Bandai Namco Games revisits a classic RPG and brings its spotty sequel along for the ride. Remastered by tri-Crescent, the former audio studio that made Eternal Sonata, slaps a fresh coat of HD paint, and a nicely remastered soundtrack, on a title that has never received the appreciation it deserves. Eleven years after Tales of Symphonia’s original GameCube release it still stands as the pinnacle of the Tales series and a highlight of the genre.
Tales of Symphonia:
When Collette is given the title of Chosen and tasked to save the world by restocking the life giving force known as Mana, her long time friend Lloyd Irving is quick to take up his sword and volunteer to help. Along the way they are joined by a large vibrant cast of characters on their, admittedly fairly standard issue, epic quest. To say much more would lead to inescapable spoilers and Symphonia is a title to best go into as cold as possible and let it unfold at its own pace..
Tales of Symphonia really shines in it’s characters. Employing the series trademark Skit mechanic to great effect. Unlike most entries in the genre there’s no overt reliance on GRAND MOMENTS or painfully long cut scenes to drive the story along, not that they are completely absent. Instead the Tales series unfolds its story in quiet moments of dialog between the characters as they explore the world, giving their back stories, personalities and motivations in a way that feels natural. It goes a long way in bringing the characters to life and drawing the player into the experience.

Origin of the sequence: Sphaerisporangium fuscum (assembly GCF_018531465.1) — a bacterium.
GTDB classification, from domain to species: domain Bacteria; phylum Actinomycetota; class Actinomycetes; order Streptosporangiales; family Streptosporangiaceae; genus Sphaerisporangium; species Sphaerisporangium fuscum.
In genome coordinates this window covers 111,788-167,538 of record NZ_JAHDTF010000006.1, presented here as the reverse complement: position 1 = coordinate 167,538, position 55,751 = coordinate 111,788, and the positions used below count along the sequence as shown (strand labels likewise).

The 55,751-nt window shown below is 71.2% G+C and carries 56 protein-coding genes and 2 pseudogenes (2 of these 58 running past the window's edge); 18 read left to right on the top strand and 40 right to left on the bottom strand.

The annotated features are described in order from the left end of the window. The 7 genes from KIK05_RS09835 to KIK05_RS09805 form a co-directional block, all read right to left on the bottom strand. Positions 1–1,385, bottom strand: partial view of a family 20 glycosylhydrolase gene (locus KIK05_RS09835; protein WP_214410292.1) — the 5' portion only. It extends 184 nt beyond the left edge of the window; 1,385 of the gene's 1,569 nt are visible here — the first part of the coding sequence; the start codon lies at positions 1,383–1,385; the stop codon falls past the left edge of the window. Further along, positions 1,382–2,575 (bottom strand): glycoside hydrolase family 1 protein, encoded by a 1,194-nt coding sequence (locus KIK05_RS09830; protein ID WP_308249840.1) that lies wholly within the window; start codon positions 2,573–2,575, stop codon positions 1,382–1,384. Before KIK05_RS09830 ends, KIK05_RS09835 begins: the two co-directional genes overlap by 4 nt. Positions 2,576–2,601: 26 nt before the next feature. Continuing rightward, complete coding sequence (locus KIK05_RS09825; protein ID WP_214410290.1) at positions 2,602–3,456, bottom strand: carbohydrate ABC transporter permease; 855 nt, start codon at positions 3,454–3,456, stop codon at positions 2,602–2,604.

To make it really shine the voice cast is excellent. The performances should all be praised. the only thing wrong with it is that not all skits are voiced and which one don’t receive this treatment are odd choices. Many of the truly emotional ones are silent while the more frivolous the more voices there are. I understand that much of this has to do with limits at the time of original release but even back then they must have known that some of these should have been switched.
Tales of Symphonia: Dawn of the New World: